Freeport recreation

The annual Great Canoe Race is both fun and historic

From Guy Lombardo to Marianne Endo, at the Freeport waterfront


For 47 years, the Great Freeport Canoe Race has been a high point of the summer, in which residents and racers from surrounding communities come to the village’s marvelous waterfront for a memorable day on the water.

Guy Lombardo launched the first Great Canoe Race in 1975.

Most years, Waterfront Park, at the foot of South Long Beach Avenue, has served as the race launch point and endpoint. In 2018, and again this year on Aug. 7, organizer Marianne Endo dropped the start and finish flags from the dock overlooking the beach at Cow Meadow Park. 

Freeport assumed ownership of Cow Meadow from Nassau County in February, and has been upgrading the entire park. “Rob Fisenne with DPW, they had this beach all leveled out with fresh sand for us,” said John Nuzzi Sr., a past president and current director of the Chamber of Commerce. “It was really a dynamite job.” 

The Chamber, the Freeport Police Athletic League and the Village of Freeport co-sponsored the event. 

Enthusiastic paddlers of all skill levels were pushed off from shore by Nuzzi, Chamber President Ben Jackson, First Vice President Ken Dookram, Third Vice President Jacques Butler and villagers who came to help.

Freeport Police Community Affairs Division Officer Bobby Ford, with officers Donnetta Cumberbatch and Samantha Sepulveda, brought along teenagers who participate in PAL. Each teen settled into a canoe with one of the adults and paddled across the shining, calm water, rounding the two buoys marking the route before returning exuberantly to shore. 

Endo was pleased that the teens came. “Our community is surrounded by water,” she said. “These kids should be exposed to it.”

The blazing sun and 90-degree temperatures didn’t deter Assemblywoman Judy Griffin from racing Legislator Steve Rhoads and Officer Ford, with “lots of kibbutzah.” No winner was declared. Village trustees Chris Squeri and Jorge Martinez stood on the sand, cheering on the competitors.

Most of the canoes sliced neatly through the low waves around each buoy and triumphantly back to the launch point, but a few errors occurred. One canoe set off toward the wrong buoy. Two canoes nearly collided at the turn. One canoe wobbled along the shoreline, while watchers on the beach yelled, “Paddle on the left! Now the right!” The accidental shore explorers ultimately were towed back in by one of the two fire department boats poised near the race route.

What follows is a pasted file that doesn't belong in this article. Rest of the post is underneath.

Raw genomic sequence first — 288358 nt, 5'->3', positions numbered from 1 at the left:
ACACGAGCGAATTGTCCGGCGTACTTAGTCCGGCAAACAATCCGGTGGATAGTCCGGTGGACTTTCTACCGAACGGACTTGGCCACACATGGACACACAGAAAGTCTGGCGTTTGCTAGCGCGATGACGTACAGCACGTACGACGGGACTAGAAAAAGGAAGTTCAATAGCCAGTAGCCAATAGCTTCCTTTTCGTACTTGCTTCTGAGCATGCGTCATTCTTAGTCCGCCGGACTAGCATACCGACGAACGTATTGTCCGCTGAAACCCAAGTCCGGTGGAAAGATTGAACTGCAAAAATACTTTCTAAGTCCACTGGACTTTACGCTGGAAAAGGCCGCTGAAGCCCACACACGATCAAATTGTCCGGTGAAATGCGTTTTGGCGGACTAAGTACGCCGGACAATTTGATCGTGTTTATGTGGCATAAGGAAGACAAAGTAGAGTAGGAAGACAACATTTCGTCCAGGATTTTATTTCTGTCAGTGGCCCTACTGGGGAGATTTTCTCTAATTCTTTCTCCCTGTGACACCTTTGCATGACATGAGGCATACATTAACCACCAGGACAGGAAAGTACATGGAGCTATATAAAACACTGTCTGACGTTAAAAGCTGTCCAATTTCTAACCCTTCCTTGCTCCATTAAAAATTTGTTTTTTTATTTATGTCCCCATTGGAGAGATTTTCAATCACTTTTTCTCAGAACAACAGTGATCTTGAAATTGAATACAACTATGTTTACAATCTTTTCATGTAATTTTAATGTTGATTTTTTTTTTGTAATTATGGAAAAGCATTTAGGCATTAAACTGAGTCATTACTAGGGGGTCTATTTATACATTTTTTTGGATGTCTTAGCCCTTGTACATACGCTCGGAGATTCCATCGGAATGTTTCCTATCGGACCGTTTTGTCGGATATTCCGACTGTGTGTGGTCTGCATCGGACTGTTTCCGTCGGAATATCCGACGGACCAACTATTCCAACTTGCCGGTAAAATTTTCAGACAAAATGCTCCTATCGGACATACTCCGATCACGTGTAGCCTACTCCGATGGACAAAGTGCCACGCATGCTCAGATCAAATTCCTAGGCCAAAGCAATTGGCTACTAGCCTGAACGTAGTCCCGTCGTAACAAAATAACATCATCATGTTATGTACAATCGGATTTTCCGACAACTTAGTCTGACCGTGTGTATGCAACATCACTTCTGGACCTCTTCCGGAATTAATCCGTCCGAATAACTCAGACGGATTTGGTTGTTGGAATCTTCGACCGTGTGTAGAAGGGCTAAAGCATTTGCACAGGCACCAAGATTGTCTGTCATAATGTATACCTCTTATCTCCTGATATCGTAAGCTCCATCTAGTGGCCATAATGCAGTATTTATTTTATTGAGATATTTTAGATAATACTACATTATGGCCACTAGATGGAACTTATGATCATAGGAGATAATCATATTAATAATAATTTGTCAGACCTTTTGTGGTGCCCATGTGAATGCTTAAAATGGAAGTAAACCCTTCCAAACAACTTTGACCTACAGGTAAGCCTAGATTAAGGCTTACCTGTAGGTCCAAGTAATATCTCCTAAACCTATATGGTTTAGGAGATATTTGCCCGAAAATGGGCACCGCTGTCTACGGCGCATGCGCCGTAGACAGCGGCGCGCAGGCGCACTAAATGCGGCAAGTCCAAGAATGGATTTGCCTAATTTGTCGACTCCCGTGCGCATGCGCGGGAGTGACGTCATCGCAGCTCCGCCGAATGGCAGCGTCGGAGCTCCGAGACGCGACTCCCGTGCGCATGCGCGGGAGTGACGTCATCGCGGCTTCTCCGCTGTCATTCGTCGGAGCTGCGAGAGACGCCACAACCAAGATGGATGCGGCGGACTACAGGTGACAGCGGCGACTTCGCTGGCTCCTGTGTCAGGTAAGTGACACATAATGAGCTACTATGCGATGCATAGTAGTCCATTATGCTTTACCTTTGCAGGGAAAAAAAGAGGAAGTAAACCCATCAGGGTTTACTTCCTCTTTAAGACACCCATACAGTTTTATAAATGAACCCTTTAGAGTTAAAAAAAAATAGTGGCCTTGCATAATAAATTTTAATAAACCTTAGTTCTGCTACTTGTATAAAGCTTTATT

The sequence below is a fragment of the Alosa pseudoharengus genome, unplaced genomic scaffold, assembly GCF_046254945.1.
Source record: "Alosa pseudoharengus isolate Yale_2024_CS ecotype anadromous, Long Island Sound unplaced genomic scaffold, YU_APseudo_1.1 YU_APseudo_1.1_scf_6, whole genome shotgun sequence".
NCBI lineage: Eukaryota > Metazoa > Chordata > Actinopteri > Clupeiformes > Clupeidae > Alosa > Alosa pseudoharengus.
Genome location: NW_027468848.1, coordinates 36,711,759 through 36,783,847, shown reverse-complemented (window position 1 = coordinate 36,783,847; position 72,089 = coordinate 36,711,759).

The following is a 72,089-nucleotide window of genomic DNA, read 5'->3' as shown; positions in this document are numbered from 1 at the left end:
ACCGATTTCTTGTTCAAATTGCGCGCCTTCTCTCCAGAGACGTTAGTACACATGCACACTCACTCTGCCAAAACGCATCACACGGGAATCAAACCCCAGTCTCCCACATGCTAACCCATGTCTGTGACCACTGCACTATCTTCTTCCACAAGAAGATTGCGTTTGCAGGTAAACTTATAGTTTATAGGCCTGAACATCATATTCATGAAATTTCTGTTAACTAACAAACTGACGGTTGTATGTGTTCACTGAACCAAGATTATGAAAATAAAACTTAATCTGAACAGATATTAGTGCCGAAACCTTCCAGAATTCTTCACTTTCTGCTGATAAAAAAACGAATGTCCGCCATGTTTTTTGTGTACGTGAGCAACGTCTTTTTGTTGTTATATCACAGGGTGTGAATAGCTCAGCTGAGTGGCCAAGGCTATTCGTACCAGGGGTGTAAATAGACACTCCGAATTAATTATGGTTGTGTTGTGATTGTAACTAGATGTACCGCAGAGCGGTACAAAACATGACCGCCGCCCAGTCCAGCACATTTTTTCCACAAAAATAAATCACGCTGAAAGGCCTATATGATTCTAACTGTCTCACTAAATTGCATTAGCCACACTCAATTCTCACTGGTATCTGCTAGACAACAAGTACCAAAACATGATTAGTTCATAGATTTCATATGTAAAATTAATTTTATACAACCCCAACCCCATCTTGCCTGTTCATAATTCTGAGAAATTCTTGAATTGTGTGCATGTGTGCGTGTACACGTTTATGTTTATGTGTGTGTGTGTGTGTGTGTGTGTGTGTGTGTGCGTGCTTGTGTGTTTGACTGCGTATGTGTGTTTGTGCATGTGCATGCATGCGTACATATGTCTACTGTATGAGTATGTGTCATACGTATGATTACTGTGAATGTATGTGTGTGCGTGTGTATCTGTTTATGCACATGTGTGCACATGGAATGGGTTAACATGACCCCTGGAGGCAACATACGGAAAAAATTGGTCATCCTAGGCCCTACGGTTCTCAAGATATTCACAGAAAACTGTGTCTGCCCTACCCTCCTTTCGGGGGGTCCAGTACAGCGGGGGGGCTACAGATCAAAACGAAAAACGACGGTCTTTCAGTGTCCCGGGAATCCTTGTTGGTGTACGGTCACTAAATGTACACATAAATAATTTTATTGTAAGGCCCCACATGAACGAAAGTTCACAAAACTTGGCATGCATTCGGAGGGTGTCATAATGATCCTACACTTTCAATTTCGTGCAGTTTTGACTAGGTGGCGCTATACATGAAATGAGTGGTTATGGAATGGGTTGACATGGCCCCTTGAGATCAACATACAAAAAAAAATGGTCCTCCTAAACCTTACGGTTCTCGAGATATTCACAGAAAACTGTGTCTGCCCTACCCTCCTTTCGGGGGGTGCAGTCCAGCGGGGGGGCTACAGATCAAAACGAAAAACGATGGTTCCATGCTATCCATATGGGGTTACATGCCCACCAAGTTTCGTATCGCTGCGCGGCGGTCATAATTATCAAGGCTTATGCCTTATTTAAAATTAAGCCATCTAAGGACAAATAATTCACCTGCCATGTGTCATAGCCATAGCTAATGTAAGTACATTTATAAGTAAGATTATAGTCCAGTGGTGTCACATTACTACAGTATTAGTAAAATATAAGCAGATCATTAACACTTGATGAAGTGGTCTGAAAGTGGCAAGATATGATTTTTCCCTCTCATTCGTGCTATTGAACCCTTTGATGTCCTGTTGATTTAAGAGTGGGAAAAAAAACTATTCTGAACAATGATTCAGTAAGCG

“I love it,” said Jorge Ricky Flores, a South Bellmore resident who, with his 7-year-old son Josiah, took second place in their heat. “Any kind of community event, we support. Today we enjoyed a beautiful day and a beautiful view.”

“We just want to join the community, do whatever we can to have fun with the community,” said Gordon Guo, who lives on Gordon Place with his wife Ming Wu and grown son Jason. 

“Compared to Waterfront Park,” said Nuzzi, “there’s a little bit more tide, more quickness with the breeze blowing in towards Freeport off the water. It’s a challenge for the rowers. But it’s a phenomenal view.”

Nuzzi thanked Kennedy, the village board, the Freeport DPW, and the Freeport Fire Department for supporting the race. “But ... I miss Les,” Nuzzi said. Lester Endo, Marianne’s husband, was an integral part of the  races until his death last summer.

“I was in the water with Les for the past 37 years,” said Nuzzi. “It’s rough. Last year’s canoe race, he was here. He just came straight from the hospital. He had stents put in. And then a week or so later, he passed away.”

Everyone felt Les Endo’s smiling presence as Marianne handed out the first, second and third place medals.

“It’s supposed to be a fun, happy day on the water in Freeport,” Marianne said, “and that’s exactly what happened.”